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Prelude XVIII (The Well-Tempered Clavier) - The Swingle Singers* - A Cappella Amadeus - Bach Hits Ba

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The Prelude is unstoppably quick. This is what really good counterpoint is all about. The prelude is a seriously massive three-section piece with lots of combining of themes.

The Fugue is light hearted but has lovely episodes and interesting modulations, and one very extended phrase half-way through. I often wish I had composed this piece myself. Menacing, discordant. Quote from: johnnypiano on February 01, , PM. At first, I belive the preludes and fugues should be considered solely as pairs, unparted, for regarding a specific prelude means regarding its companioning fugue, and vice-versa.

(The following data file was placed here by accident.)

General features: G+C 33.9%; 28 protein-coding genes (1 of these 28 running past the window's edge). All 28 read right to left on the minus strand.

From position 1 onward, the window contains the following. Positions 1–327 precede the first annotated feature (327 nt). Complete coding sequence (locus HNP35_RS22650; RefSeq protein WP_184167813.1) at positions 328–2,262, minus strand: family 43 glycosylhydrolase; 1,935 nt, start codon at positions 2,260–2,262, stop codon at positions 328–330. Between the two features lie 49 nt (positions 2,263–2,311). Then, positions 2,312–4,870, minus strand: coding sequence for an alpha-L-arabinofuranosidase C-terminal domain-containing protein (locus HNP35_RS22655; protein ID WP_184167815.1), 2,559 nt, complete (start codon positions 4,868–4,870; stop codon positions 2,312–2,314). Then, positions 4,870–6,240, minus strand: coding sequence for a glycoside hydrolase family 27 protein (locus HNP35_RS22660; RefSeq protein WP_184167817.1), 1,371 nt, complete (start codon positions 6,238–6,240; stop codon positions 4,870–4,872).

The h moll or b minor of book I is, in my opinion, unequally complex in content and scale, showing full development of a chromatic subject of the fugue and of many sequences appearing in both the prlude and the fugue. The prelude, written in trio sonata form, contains a "walking bass" and a two-part invention in the upper voices. The fugue, quite revolutionary for his time, with its subject containing all 12 tones of the chromatic scale , and contrasubject which develops throughout the different expositions just like a schoenberg theme.